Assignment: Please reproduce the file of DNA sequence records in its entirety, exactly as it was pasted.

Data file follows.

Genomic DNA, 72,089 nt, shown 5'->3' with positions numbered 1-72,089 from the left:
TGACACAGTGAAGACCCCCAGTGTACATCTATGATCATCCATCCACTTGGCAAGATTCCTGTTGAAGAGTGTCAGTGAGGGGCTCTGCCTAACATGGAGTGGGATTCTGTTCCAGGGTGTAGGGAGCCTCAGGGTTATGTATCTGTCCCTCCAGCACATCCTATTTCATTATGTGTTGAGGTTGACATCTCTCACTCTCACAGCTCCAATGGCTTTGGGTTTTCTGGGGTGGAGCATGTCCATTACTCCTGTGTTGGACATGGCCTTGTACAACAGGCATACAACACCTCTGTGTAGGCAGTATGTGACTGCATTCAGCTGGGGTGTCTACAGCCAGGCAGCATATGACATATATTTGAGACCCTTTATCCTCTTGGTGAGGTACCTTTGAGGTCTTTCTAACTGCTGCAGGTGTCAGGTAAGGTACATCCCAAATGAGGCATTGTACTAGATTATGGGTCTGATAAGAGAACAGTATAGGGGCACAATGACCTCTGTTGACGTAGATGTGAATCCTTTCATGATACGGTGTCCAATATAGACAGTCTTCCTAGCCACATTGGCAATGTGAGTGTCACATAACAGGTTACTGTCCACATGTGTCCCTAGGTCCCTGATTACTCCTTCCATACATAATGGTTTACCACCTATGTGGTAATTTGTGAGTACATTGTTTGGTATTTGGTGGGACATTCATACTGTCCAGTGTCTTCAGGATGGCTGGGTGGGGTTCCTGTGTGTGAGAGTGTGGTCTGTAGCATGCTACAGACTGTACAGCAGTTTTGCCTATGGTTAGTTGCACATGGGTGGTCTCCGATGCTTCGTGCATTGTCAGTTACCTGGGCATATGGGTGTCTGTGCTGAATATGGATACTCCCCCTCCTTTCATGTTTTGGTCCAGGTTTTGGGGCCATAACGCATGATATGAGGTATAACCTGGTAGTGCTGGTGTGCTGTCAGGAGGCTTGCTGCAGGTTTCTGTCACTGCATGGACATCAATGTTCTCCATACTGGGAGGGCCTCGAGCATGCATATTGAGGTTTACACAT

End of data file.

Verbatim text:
Genomic DNA, 72,089 nt, shown 5'->3' with positions numbered 1-72,089 from the left:
TGACACAGTGAAGACCCCCAGTGTACATCTATGATCATCCATCCACTTGGCAAGATTCCTGTTGAAGAGTGTCAGTGAGGGGCTCTGCCTAACATGGAGTGGGATTCTGTTCCAGGGTGTAGGGAGCCTCAGGGTTATGTATCTGTCCCTCCAGCACATCCTATTTCATTATGTGTTGAGGTTGACATCTCTCACTCTCACAGCTCCAATGGCTTTGGGTTTTCTGGGGTGGAGCATGTCCATTACTCCTGTGTTGGACATGGCCTTGTACAACAGGCATACAACACCTCTGTGTAGGCAGTATGTGACTGCATTCAGCTGGGGTGTCTACAGCCAGGCAGCATATGACATATATTTGAGACCCTTTATCCTCTTGGTGAGGTACCTTTGAGGTCTTTCTAACTGCTGCAGGTGTCAGGTAAGGTACATCCCAAATGAGGCATTGTACTAGATTATGGGTCTGATAAGAGAACAGTATAGGGGCACAATGACCTCTGTTGACGTAGATGTGAATCCTTTCATGATACGGTGTCCAATATAGACAGTCTTCCTAGCCACATTGGCAATGTGAGTGTCACATAACAGGTTACTGTCCACATGTGTCCCTAGGTCCCTGATTACTCCTTCCATACATAATGGTTTACCACCTATGTGGTAATTTGTGAGTACATTGTTTGGTATTTGGTGGGACATTCATACTGTCCAGTGTCTTCAGGATGGCTGGGTGGGGTTCCTGTGTGTGAGAGTGTGGTCTGTAGCATGCTACAGACTGTACAGCAGTTTTGCCTATGGTTAGTTGCACATGGGTGGTCTCCGATGCTTCGTGCATTGTCAGTTACCTGGGCATATGGGTGTCTGTGCTGAATATGGATACTCCCCCTCCTTTCATGTTTTGGTCCAGGTTTTGGGGCCATAACGCATGATATGAGGTATAACCTGGTAGTGCTGGTGTGCTGTCAGGAGGCTTGCTGCAGGTTTCTGTCACTGCATGGACATCAATGTTCTCCATACTGGGAGGGCCTCGAGCATGCATATTGAGGTTTACACAT